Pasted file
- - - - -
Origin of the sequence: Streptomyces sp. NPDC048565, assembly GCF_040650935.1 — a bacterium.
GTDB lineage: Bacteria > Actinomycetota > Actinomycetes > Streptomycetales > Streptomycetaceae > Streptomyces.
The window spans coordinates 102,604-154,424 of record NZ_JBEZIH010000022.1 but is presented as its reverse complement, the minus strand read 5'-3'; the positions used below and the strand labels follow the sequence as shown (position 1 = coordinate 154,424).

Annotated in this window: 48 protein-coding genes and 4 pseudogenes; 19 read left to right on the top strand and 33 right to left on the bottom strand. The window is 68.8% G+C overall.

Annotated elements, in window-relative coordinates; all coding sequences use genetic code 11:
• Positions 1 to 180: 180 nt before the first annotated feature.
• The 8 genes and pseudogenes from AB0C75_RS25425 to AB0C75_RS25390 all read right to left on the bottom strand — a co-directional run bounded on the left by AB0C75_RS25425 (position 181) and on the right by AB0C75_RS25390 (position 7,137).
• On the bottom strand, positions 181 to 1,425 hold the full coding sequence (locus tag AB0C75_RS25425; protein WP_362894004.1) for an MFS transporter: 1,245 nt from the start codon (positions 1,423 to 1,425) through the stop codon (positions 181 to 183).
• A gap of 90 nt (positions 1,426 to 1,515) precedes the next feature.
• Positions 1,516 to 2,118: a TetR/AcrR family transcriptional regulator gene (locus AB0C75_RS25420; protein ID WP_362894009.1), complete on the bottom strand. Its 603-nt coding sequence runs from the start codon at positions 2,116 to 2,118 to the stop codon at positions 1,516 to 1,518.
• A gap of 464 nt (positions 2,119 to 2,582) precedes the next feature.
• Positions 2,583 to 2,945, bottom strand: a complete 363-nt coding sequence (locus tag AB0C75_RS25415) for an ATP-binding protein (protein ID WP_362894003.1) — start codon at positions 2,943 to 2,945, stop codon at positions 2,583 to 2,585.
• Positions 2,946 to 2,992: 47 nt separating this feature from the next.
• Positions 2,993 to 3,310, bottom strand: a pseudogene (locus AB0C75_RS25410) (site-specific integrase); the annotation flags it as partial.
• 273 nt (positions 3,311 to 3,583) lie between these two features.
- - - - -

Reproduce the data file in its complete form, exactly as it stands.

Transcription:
Origin of the sequence: Streptomyces sp. NPDC048565, assembly GCF_040650935.1 — a bacterium.
GTDB lineage: Bacteria > Actinomycetota > Actinomycetes > Streptomycetales > Streptomycetaceae > Streptomyces.
The window spans coordinates 102,604-154,424 of record NZ_JBEZIH010000022.1 but is presented as its reverse complement, the minus strand read 5'-3'; the positions used below and the strand labels follow the sequence as shown (position 1 = coordinate 154,424).

Annotated in this window: 48 protein-coding genes and 4 pseudogenes; 19 read left to right on the top strand and 33 right to left on the bottom strand. The window is 68.8% G+C overall.

Annotated elements, in window-relative coordinates; all coding sequences use genetic code 11:
• Positions 1 to 180: 180 nt before the first annotated feature.
• The 8 genes and pseudogenes from AB0C75_RS25425 to AB0C75_RS25390 all read right to left on the bottom strand — a co-directional run bounded on the left by AB0C75_RS25425 (position 181) and on the right by AB0C75_RS25390 (position 7,137).
• On the bottom strand, positions 181 to 1,425 hold the full coding sequence (locus tag AB0C75_RS25425; protein WP_362894004.1) for an MFS transporter: 1,245 nt from the start codon (positions 1,423 to 1,425) through the stop codon (positions 181 to 183).
• A gap of 90 nt (positions 1,426 to 1,515) precedes the next feature.
• Positions 1,516 to 2,118: a TetR/AcrR family transcriptional regulator gene (locus AB0C75_RS25420; protein ID WP_362894009.1), complete on the bottom strand. Its 603-nt coding sequence runs from the start codon at positions 2,116 to 2,118 to the stop codon at positions 1,516 to 1,518.
• A gap of 464 nt (positions 2,119 to 2,582) precedes the next feature.
• Positions 2,583 to 2,945, bottom strand: a complete 363-nt coding sequence (locus tag AB0C75_RS25415) for an ATP-binding protein (protein ID WP_362894003.1) — start codon at positions 2,943 to 2,945, stop codon at positions 2,583 to 2,585.
• Positions 2,946 to 2,992: 47 nt separating this feature from the next.
• Positions 2,993 to 3,310, bottom strand: a pseudogene (locus AB0C75_RS25410) (site-specific integrase); the annotation flags it as partial.
• 273 nt (positions 3,311 to 3,583) lie between these two features.